4. Impulsivity and Cognitive Processing

Both groups exhibited more negative N200 and N450 amplitudes when considering delayed rewards, indicating increased cognitive processing during decision-making related to delayed gratification. The N200 and N450 responses, reflecting response conflict to stimuli, were more pronounced for delayed rewards.

What does this mean for food scientists?

Whilst the study was conducted with a relatively small sample size might, we noted 3 notable links between body image perception and food-related decision-making:

1. Mental Body Image and Eating Behaviour

The study highlights the importance of mental self-perception in shaping individuals’ eating behaviours. Young adults with negative body image at fatness subscale demonstrated a more restrained approach to food, indicating their attempt to control their food intake to improve body satisfaction.

2. Beyond Physical Obesity

The research draws attention to the fact that food-related decision-making may not be limited to individuals with physiological obesity. Even among individuals with normal BMI, negative body image can significantly influence their choices and behaviours related to food.

3. Interdisciplinary Collaboration 

Understanding the impact of negative body image on decision-making can open doors for tailored solutions across scientific disciplines. 

By bridging food science and psychology, researchers can gain deeper insights into the psychological mechanisms underlying food-related decision-making. Understanding how mental self-perception, like negative body image at fatness subscale, influences food choices can inform the development of targeted interventions to support individuals in making healthier dietary decisions. Moreover, this interdisciplinary approach is vital in addressing the growing concern of disordered eating behaviours, body dissatisfaction, and the increasing prevalence of weight-related issues worldwide.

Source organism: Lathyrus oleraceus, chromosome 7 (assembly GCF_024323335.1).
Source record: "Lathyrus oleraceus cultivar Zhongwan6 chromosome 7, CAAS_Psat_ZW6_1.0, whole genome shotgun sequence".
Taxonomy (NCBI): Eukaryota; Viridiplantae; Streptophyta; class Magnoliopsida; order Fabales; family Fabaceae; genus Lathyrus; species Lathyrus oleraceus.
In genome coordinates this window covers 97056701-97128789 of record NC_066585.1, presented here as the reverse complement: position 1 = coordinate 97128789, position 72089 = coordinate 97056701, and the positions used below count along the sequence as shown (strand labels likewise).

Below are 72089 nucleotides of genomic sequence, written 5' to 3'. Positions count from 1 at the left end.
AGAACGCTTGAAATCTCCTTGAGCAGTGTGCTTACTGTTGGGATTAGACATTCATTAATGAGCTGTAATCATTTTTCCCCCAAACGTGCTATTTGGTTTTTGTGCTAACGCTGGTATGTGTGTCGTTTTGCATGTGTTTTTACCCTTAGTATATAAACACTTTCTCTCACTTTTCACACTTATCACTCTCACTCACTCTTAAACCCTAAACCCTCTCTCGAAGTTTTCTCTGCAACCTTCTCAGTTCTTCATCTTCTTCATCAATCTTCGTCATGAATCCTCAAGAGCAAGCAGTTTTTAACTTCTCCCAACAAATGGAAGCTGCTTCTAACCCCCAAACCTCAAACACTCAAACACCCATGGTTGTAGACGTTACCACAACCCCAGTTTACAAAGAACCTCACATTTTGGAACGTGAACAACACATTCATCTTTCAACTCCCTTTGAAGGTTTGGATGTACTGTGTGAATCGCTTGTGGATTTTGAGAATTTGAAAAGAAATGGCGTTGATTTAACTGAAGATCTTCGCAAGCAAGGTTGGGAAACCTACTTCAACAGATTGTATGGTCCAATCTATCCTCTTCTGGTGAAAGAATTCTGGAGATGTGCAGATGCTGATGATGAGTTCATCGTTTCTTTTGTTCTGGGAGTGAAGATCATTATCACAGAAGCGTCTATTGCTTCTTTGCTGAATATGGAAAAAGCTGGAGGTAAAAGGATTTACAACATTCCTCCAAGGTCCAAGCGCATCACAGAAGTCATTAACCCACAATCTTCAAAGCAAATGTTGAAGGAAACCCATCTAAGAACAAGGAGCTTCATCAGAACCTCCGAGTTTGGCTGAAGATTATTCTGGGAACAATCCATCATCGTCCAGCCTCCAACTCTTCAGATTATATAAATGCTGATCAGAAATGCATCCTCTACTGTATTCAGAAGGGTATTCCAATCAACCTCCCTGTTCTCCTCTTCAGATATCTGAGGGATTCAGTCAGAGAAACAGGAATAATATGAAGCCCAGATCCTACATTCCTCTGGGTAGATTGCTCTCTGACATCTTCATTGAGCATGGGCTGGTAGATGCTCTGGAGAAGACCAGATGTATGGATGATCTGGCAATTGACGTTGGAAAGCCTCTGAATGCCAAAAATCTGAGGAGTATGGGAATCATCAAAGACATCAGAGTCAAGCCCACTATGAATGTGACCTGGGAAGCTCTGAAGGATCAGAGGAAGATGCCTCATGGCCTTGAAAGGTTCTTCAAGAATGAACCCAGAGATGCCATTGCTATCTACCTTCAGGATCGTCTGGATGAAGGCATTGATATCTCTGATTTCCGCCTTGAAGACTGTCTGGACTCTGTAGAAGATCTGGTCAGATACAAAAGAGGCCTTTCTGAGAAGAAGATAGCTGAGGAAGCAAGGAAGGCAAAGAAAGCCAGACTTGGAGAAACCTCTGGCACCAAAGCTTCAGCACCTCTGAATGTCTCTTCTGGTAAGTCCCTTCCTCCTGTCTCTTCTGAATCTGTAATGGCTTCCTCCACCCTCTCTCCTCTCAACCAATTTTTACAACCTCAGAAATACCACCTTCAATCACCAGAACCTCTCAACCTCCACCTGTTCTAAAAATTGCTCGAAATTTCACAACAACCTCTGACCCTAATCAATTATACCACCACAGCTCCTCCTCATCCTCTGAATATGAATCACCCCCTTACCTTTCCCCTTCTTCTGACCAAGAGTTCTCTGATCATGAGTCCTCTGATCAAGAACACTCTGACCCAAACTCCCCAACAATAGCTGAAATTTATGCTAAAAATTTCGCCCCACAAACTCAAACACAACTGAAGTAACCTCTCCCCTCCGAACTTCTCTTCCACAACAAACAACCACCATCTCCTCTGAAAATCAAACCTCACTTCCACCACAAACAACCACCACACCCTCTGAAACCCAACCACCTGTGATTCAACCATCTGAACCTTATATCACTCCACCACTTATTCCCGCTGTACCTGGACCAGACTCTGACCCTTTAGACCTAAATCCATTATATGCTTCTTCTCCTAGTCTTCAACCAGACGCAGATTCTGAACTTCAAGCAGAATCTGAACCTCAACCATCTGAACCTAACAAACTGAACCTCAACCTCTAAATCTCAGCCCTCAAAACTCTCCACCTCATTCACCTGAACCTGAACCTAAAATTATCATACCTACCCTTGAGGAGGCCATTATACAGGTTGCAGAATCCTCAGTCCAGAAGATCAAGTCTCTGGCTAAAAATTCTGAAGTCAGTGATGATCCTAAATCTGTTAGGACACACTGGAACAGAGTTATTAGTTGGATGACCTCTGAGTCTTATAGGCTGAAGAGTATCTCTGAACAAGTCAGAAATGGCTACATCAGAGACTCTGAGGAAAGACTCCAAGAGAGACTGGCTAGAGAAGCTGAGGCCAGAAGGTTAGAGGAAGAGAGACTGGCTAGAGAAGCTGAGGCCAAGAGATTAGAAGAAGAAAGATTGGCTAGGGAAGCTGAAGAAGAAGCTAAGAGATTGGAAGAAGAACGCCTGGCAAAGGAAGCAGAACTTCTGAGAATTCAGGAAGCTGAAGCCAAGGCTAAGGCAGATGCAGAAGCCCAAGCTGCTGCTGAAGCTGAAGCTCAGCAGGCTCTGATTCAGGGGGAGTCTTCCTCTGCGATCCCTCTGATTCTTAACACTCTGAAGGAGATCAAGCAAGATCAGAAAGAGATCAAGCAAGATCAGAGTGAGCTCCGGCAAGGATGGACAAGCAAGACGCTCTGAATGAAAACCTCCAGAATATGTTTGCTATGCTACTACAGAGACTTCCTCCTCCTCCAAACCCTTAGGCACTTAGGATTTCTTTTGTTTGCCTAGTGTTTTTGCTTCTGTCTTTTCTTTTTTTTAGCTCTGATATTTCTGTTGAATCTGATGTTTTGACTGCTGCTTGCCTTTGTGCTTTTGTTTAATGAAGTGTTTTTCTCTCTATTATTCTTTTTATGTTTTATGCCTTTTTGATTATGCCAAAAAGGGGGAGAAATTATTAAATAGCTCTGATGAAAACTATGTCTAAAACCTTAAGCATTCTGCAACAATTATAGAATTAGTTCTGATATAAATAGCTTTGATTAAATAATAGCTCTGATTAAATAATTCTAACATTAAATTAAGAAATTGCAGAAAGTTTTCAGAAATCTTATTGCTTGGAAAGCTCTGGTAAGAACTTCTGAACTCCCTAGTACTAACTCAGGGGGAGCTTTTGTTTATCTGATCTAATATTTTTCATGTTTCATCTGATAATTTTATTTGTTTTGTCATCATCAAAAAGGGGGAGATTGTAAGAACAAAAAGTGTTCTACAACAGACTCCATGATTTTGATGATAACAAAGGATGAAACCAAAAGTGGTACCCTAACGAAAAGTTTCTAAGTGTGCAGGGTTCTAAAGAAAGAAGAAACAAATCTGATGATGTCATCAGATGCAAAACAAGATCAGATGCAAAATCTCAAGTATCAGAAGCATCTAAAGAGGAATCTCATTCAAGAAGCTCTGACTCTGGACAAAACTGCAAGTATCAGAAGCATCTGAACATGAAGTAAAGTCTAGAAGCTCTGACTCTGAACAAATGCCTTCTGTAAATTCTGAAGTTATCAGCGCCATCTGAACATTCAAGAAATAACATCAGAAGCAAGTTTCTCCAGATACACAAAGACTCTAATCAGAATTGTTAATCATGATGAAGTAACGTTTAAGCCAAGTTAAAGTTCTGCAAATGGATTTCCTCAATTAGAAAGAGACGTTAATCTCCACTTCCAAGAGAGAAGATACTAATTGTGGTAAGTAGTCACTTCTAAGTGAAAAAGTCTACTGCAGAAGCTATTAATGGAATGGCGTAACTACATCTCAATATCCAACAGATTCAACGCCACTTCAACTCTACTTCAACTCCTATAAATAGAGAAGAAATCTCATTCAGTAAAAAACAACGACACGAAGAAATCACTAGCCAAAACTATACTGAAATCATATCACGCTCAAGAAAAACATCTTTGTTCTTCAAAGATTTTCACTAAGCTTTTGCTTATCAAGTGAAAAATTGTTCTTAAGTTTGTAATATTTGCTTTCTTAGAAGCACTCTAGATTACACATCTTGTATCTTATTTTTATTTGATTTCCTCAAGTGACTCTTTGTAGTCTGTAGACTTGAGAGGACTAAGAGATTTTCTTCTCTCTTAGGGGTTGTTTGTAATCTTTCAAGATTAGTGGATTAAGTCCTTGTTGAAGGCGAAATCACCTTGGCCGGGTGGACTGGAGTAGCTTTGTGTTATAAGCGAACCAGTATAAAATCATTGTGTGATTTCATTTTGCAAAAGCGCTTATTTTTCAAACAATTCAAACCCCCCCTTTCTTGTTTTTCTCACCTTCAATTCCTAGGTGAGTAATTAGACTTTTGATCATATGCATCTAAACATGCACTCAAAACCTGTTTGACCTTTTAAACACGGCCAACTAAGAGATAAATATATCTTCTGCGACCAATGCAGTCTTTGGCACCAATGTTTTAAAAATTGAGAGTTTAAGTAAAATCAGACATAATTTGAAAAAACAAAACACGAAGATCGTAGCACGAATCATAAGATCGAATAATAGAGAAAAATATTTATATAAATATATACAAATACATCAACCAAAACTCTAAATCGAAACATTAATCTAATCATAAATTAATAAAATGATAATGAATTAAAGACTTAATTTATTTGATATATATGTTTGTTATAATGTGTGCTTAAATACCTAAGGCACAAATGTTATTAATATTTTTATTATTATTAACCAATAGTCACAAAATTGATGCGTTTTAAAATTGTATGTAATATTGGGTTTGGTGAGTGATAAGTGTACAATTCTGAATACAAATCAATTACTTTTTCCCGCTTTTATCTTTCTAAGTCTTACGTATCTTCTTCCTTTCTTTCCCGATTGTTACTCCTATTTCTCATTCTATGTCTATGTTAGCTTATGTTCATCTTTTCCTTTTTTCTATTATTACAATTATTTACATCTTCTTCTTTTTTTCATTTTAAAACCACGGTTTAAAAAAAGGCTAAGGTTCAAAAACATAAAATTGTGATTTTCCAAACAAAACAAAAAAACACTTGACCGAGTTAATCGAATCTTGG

Psychological research also plays a pivotal role in understanding eating disorders and promoting positive attitudes towards food and body image. By exploring how cognitive processes, such as impulse control, delayed gratification, and attentional biases, impact food choices, psychologists can contribute to the development of effective strategies to foster mindful eating and improve overall well-being.

As food science continues to evolve, the integration of psychological insights into food-related research will be essential for crafting evidence-based dietary guidelines, creating more engaging and effective health interventions, and addressing the complex interplay between food, mind, and body. Ultimately, the collaboration between food science and psychology holds immense promise in shaping healthier eating behaviours and promoting a positive relationship with food and one’s body image.

By addressing mental self-perception and promoting a positive body image, targeted strategies could be developed to support healthier eating behaviours.

The study provides valuable evidence of how negative body image at fatness subscale affects food-related decision-making among young adults. The distinct behaviours and neural responses observed in individuals with negative body image highlight the importance of addressing mental self-perception in promoting healthy eating behaviours. These findings contribute to the ongoing discussions about body image perception and its impact on overall well-being, paving the way for future research and customised nutrition solutions to support individuals in cultivating a positive body image and making informed food choices.

Huo, S.; Li, J.; Guo, J.; Yan, H.; Deng, X.; Liu, Y.; Zhao, J. Young Adults with Negative Body Image at Fatness Subscale Are More Restrained Than Normal Adults during a Chocolate Discounting Task. Int. J. Environ. Res. Public Health 2023, 20, 6122.